This morning way too early I wake and step through the automatic doors of the hotel to say hallo to the new day. The sky is closed, a thick pale grey over the wasteland which calls itself an industrial estate, perhaps in the hopes that it will be once industry moves in. Outside a young woman smokes a cigarette and shivers.
I live here, she tells me, as I am homeless. I must have looked surprised, thinking, as I did, that a hotel is not where I would expect to find a homeless anyone. She says she has a little boy, aged six and the council have lodged her here temporarily whilst they find her a place to live.
I know my jaw drops, for it suddenly seems so huge, being homeless with a young son. I ask her about his father and she tells me that he had hit the boy, just once, but once was enough, especially as she gave him 3 days to show remorse before leaving. She says in that split second, what love she might have felt for him left her and stayed gone.
Her family lives in Cornwall which is light years away from here, but she won’t go home as it would disrupt the child, who loves his school, and, by the way, his father lives up here.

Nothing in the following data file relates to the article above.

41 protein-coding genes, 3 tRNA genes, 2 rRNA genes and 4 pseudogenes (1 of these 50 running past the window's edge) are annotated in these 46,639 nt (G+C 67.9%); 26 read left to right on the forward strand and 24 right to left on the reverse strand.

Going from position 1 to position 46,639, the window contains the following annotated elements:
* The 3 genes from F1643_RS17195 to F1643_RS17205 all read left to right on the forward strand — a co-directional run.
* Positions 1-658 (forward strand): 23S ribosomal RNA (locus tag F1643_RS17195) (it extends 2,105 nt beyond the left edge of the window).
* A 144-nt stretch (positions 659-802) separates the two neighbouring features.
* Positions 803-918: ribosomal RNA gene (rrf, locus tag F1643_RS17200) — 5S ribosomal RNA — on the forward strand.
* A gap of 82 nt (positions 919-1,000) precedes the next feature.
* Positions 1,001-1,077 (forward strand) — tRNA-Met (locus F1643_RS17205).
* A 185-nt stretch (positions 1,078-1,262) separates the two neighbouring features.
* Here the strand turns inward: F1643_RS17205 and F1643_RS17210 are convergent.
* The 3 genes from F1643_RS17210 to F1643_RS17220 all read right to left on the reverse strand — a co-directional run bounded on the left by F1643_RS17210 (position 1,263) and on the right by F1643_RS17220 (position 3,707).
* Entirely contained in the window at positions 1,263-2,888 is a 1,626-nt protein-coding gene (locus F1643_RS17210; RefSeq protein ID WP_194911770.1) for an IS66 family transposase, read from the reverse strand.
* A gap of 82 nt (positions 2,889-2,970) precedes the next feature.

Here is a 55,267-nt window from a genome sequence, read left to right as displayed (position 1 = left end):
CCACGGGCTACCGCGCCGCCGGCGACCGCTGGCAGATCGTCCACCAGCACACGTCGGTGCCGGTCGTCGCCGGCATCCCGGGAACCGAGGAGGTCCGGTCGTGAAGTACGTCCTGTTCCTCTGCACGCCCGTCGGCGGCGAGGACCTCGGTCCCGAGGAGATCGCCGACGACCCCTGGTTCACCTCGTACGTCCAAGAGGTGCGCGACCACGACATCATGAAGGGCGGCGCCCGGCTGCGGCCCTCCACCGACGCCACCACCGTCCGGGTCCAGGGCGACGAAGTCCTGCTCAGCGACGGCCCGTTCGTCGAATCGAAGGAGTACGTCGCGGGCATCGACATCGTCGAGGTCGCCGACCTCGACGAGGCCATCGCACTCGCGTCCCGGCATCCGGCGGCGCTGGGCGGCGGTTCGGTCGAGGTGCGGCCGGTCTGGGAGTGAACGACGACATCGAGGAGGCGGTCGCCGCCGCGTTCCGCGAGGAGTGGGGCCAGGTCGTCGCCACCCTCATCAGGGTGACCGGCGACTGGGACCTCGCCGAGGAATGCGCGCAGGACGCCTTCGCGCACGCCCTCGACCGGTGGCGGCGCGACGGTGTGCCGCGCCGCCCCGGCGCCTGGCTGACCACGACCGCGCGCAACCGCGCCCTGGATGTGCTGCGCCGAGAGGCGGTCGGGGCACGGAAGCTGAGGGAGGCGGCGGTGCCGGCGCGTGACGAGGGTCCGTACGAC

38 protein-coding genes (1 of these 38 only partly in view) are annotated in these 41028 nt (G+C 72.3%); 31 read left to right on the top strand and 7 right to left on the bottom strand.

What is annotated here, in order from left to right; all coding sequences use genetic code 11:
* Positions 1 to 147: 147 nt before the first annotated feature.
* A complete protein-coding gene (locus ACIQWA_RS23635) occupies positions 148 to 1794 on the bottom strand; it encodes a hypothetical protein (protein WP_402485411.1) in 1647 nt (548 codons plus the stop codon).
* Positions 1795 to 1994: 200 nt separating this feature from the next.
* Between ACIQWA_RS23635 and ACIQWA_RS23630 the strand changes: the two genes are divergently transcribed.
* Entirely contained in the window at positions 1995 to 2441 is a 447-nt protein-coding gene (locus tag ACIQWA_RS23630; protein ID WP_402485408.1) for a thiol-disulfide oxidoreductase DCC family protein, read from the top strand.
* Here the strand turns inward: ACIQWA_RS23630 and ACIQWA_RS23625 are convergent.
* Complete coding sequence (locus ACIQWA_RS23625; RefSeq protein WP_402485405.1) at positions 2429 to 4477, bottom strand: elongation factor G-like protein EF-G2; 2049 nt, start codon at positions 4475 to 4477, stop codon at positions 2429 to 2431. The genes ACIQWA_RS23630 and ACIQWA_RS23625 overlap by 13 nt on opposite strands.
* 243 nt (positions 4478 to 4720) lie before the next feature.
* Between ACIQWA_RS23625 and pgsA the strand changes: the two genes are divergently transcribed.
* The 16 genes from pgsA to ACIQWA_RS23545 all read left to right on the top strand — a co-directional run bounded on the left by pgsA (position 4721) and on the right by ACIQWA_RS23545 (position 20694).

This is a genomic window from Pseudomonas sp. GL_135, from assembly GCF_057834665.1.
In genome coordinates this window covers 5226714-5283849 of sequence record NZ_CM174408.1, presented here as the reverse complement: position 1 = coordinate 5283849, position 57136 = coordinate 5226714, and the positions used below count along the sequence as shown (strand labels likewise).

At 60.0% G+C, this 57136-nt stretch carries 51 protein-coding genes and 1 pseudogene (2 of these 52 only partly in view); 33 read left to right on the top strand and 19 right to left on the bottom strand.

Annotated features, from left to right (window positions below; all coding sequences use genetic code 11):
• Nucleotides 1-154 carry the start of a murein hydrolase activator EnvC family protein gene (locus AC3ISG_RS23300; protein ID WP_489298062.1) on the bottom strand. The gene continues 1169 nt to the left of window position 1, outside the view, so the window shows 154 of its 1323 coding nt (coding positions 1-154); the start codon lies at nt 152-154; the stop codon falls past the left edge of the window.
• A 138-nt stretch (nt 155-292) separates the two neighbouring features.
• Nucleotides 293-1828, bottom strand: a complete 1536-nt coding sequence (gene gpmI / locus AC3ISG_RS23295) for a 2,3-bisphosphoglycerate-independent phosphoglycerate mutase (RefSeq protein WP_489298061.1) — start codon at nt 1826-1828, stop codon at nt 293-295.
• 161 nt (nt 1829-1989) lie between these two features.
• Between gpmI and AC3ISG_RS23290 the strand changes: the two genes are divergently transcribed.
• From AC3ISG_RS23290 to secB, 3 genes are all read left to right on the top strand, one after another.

I thought about mothers. What we do, what courage we find, what love we show. We may get it all wrong, but that strong protective fire deep inside us burns bright from the moment of birth and stays with us for the rest of our lives. Nobody, not even the child’s father, stands a chance against such a powerful energy. We would give up our freedom, our quality of life, our life itself for our children and, if asked, we could not explain why that is. It is both a gift and a life sentence and we have no defence against it, nor can we escape its hold on us. Most of us, regardless of personal cost, wouldn’t want it gone anyway. It becomes our drive, our reason for waking every morning to bring out the sunshine, even if the sky forgets to.
She finds herself some breakfast and eats alone among a scattering of strangers, all dressed crow black for the working day ahead. I’m going back to bed now, she says…..my boy cries at night, doesn’t sleep good and I stay awake to hold him.
The cleaners will wake her around 11 and she will wait here, beneath the wide screen set to silent, with the hotel muzak beating out its quick fixes, until school is out.